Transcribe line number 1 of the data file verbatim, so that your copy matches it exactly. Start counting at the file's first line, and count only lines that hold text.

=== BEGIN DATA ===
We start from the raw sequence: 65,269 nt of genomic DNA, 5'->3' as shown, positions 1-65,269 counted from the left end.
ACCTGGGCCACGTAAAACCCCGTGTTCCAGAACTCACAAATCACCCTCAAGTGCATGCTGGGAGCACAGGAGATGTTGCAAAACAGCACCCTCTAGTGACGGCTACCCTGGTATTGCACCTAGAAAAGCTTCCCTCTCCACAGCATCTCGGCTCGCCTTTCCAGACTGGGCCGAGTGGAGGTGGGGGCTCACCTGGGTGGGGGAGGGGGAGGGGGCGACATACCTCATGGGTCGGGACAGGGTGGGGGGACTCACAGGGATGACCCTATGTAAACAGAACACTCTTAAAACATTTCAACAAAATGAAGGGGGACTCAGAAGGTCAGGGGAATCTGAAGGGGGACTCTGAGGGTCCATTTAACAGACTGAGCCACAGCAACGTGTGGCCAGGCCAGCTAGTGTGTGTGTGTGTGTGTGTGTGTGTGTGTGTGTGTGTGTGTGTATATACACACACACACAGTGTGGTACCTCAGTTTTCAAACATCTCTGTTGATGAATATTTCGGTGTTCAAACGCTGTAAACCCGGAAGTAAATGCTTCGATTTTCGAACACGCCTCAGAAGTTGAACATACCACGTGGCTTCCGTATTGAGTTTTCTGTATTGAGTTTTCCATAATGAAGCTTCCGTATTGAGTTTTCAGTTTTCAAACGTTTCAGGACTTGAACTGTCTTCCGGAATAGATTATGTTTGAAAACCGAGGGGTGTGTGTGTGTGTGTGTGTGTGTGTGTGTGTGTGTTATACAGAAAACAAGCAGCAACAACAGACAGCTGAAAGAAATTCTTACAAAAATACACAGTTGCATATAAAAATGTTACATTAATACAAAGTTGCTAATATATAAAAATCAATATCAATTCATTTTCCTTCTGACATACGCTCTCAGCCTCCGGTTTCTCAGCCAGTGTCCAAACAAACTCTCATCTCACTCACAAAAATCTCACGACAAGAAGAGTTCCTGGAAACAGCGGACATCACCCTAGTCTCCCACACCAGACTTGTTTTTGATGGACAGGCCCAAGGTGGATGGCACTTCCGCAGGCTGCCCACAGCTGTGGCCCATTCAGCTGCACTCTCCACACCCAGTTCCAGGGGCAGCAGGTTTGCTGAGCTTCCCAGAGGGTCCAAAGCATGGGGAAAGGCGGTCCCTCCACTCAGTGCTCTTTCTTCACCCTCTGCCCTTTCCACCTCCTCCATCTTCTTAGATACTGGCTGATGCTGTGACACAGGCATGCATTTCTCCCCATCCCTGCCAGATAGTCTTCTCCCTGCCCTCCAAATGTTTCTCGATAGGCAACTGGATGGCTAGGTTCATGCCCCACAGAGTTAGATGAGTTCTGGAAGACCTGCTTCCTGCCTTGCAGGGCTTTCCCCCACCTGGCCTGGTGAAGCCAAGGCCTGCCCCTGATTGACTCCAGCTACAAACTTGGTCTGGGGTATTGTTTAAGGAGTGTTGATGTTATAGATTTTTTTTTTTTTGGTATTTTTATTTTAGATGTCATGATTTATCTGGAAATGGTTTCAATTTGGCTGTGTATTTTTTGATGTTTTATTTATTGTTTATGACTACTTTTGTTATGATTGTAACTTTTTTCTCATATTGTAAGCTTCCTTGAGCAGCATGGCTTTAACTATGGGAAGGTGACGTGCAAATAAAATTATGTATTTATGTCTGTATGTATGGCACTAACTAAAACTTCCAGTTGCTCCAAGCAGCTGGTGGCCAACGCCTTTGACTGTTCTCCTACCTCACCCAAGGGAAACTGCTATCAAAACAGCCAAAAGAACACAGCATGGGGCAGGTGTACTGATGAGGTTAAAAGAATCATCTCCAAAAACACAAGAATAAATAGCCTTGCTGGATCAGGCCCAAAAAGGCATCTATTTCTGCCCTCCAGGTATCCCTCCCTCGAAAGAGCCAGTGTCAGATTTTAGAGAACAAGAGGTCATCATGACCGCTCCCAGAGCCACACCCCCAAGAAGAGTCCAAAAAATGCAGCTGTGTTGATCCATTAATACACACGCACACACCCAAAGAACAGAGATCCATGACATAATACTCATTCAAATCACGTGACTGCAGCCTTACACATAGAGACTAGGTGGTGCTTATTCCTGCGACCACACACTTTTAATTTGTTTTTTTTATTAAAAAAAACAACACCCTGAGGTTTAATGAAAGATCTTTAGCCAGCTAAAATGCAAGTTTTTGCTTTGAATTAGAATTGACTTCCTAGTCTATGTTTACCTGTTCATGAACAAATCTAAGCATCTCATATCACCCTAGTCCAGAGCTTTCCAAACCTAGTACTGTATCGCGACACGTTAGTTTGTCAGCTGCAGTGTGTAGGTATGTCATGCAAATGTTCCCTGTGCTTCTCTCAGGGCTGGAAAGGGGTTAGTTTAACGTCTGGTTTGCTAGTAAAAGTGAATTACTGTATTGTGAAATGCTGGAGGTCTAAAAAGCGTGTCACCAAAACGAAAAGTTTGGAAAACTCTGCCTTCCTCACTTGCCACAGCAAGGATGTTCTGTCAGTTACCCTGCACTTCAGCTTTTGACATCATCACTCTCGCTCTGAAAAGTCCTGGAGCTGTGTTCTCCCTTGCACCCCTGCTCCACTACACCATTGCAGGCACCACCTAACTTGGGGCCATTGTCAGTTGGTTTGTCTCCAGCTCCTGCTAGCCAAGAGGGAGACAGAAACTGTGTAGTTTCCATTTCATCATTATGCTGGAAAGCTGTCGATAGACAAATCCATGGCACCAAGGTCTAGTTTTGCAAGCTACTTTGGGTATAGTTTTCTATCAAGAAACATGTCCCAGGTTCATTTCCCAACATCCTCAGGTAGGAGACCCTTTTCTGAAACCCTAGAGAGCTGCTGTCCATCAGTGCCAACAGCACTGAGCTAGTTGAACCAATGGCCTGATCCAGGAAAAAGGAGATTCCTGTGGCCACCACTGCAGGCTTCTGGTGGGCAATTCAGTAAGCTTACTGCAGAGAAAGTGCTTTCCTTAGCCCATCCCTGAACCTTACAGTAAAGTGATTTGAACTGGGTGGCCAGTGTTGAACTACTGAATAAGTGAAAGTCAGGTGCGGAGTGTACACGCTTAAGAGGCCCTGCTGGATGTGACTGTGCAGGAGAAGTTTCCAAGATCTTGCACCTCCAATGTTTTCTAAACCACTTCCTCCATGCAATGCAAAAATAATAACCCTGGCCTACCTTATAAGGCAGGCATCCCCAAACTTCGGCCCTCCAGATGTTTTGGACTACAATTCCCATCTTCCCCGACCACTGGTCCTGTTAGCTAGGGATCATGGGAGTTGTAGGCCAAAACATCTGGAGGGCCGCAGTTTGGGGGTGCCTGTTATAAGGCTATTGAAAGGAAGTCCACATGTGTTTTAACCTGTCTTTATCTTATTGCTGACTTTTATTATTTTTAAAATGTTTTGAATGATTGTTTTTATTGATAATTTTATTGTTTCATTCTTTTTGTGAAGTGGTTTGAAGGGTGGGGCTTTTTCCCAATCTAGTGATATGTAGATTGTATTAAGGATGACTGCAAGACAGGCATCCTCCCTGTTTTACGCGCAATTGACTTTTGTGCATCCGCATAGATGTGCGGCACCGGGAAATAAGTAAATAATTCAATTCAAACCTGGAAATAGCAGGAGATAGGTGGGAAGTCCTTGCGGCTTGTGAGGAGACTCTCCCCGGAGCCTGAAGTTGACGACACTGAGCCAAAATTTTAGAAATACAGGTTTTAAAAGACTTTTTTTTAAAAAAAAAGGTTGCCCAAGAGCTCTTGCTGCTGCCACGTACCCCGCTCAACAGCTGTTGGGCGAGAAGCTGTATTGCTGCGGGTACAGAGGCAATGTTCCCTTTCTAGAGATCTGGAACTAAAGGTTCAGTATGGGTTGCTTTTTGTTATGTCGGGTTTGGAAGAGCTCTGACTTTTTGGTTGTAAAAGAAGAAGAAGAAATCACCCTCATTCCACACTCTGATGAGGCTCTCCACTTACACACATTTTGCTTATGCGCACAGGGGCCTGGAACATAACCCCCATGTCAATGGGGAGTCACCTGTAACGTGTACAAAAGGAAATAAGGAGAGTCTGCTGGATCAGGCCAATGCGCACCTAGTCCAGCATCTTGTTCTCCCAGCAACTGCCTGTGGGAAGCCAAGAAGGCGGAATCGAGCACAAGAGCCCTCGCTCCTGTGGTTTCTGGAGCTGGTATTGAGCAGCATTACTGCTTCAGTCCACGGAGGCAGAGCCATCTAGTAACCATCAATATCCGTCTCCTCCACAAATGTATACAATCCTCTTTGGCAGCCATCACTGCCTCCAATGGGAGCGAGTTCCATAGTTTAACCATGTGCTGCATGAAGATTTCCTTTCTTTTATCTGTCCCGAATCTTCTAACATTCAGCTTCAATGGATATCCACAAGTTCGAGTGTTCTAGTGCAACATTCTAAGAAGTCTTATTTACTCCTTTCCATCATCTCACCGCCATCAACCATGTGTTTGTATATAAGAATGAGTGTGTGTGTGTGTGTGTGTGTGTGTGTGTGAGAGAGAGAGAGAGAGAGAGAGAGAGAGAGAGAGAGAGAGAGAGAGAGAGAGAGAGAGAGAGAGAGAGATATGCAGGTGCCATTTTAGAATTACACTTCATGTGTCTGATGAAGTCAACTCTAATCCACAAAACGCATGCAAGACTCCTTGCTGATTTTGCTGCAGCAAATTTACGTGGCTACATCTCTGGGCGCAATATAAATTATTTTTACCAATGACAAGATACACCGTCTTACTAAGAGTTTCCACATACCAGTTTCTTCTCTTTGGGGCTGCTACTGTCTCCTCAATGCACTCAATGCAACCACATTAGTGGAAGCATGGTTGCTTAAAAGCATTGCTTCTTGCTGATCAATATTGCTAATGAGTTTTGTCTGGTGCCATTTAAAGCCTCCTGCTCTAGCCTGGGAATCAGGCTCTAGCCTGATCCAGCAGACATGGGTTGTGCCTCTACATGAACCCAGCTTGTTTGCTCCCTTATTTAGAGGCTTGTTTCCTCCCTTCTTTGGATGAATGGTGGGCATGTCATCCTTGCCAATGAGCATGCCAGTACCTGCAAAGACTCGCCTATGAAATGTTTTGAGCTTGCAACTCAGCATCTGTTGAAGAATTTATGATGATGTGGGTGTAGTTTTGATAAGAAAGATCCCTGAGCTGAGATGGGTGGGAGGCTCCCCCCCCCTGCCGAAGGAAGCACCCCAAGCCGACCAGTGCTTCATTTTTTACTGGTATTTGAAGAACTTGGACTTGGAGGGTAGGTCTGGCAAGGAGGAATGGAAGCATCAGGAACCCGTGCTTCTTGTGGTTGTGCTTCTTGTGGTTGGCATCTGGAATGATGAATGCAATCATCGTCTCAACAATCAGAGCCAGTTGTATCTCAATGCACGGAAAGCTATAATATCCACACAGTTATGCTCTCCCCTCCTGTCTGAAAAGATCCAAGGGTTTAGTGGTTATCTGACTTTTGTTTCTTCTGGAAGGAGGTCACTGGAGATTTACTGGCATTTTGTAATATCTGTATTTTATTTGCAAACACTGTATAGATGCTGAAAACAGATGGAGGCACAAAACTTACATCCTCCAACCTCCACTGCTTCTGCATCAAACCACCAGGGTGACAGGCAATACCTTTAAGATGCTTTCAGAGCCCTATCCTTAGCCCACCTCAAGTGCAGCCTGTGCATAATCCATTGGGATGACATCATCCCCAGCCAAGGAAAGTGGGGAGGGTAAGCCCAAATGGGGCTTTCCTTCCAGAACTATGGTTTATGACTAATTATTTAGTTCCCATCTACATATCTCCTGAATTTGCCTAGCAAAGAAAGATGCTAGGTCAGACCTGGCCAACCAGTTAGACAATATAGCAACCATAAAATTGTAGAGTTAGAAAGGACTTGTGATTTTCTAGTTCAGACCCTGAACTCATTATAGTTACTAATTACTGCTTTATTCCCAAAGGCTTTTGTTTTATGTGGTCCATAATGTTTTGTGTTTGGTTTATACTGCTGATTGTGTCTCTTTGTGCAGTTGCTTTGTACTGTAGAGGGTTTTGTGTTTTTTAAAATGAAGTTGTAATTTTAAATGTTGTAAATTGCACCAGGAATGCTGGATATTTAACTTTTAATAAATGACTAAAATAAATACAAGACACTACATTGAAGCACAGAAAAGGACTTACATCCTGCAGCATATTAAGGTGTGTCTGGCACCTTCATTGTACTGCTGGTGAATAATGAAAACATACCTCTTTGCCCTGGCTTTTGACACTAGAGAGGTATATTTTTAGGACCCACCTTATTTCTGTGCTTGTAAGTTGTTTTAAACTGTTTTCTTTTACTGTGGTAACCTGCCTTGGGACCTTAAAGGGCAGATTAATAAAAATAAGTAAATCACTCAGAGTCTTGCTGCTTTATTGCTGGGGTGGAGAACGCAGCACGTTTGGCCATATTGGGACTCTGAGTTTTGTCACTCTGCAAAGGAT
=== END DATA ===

We start from the raw sequence: 65,269 nt of genomic DNA, 5'->3' as shown, positions 1-65,269 counted from the left end.